The Era of Petroleum Arbitration Mega Cases: Commentary on Occidental V. Ecuador, ICSID Award, 2012

By Garcia, Julian Cardenas | Houston Journal of International Law, Summer 2013 | Go to article overview

The Era of Petroleum Arbitration Mega Cases: Commentary on Occidental V. Ecuador, ICSID Award, 2012


Garcia, Julian Cardenas, Houston Journal of International Law


I.  THE AWARD     A. The Facts     B. The Tribunal's Reasoning II. OBSERVATIONS ON THE AWARD     A. The Execution of an International Farmout        Agreement     B. Proportionality Analysis and Investment        Arbitration     C. Reduction of the Amount of Compensation Caused        as a Consequence of Investor's Wrongful Acts and        Tax Measures III. CONCLUSION 

Occidental v. Ecuador arbitration award announced on October 5, 2012,1 represents the largest ICSID award in history in the new era of mega cases in international arbitration related to the oil industry. (2) The idea of mega cases refers to the amount of claims and compensations awarded which makes "ordinary" amounts that swing in the hundreds of millions and billions of U.S. dollars, in arbitration cases dealing with expropriations, tax reforms or environmental accidents in the oil and gas sector. (3) This, for sure, may surprise the general public, politicians and mass media, however, having in mind factors such as the current prices of commodities, the devaluation of the U.S. dollar and the current value of investments in natural resources producing high rates of returns, these larger amounts should not be unexpected at all.

But, considering the relevance of these figures in the economy of states and corporations, the ideal of a fair and efficient system of transnational dispute resolution is not exempted of risks. One of this is that since these claims are so large, split decisions will probably dominate international awards, instead of decisions strictly decided under applicable laws. (4) In these mega cases, we are witnessing a trend of arbitrators trying to find a balance between the expectations of foreign investors and host governments facing the dilemma of "too big to fail" using the law in a way that tries to favor both parties. (5) This position may work in some cases, but in others would be criticized when the solution provided by the arbitrator lessens the expectation of fairness of a community of states and investors who sought the settlement of the dispute through a specialized panel, in this case, a specialized panel deciding petroleum industry disputes avoiding unclarity and uncertainties.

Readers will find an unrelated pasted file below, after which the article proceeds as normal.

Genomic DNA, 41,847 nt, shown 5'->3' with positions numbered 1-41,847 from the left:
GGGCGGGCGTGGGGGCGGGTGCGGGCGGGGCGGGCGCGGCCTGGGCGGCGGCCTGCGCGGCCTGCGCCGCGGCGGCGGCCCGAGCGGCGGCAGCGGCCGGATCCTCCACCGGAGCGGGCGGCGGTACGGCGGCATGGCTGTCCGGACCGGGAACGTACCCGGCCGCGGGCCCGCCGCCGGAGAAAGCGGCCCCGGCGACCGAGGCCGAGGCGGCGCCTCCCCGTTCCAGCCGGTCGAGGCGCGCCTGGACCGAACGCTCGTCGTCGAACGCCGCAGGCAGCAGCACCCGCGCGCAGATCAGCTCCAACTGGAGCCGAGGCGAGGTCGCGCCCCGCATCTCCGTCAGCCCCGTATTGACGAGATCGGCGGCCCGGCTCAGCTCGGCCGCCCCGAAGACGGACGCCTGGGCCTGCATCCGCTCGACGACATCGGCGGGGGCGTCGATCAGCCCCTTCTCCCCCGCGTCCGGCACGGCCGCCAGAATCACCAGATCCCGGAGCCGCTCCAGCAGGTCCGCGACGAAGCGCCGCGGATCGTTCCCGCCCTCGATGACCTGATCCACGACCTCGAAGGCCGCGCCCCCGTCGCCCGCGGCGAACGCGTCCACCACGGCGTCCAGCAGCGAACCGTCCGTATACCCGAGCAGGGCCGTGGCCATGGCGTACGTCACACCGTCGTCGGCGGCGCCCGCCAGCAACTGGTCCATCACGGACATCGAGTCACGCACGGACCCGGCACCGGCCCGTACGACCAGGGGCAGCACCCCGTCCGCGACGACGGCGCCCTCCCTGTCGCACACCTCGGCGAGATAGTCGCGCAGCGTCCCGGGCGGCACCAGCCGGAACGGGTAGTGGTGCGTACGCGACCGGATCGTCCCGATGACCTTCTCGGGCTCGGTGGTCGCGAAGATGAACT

From a historical perspective, the case Occidental v. Ecuador is anchored in the wave of expropriations and tax legislation reforms that occurred in Latin America after 2000, as oil prices increased. (6) The rise in oil prices expanded litigation and arbitration between host states and international oil companies in situations where oil and gas contracts failed to adapt to the new realities of the market, and renegotiations called for by governments were unable to result in an agreement under the new conditions. (7) Ecuador, as well as Venezuela, Bolivia and Argentina are among the Latin American countries with an increased number of cases being filed before the International Centre for Settlement of Investment Disputes (ICSID) related to the oil and gas industry. (8) The Occidental case is particularly relevant due to the substantial size of the award from a complex claim arising from the performance of a farmout agreement, the breach of a petroleum participation contract, and the state violation of a bilateral investment treaty (BIT). (9) Ecuador was ordered to pay Occidental $1.77 billion, plus interest, for .expropriating Occidental's interest in a participation contract over "Block 15" in the Ecuadorian Amazon. (10)

The ICSID Tribunal, composed of Mr. L. Yves Fortier (President), Mr. David Williams, and Professor Brigitte Stern, unanimously found that Occidental violated national law and breached the participation contract by transferring rights under a farmout agreement to a foreign investor, AEC, without the authorization of the Ecuadorian government. (11) However, the tribunal found that the reaction of Ecuador through the unilateral termination of the contract was disproportionate to Occidental's breach, thus finding that Ecuador not only violated Ecuadorian law and customary international law, but also that Ecuador failed to accord a fair and equitable treatment standard and that the administrative sanction was a measure that "tantamount to expropriation" under the U.

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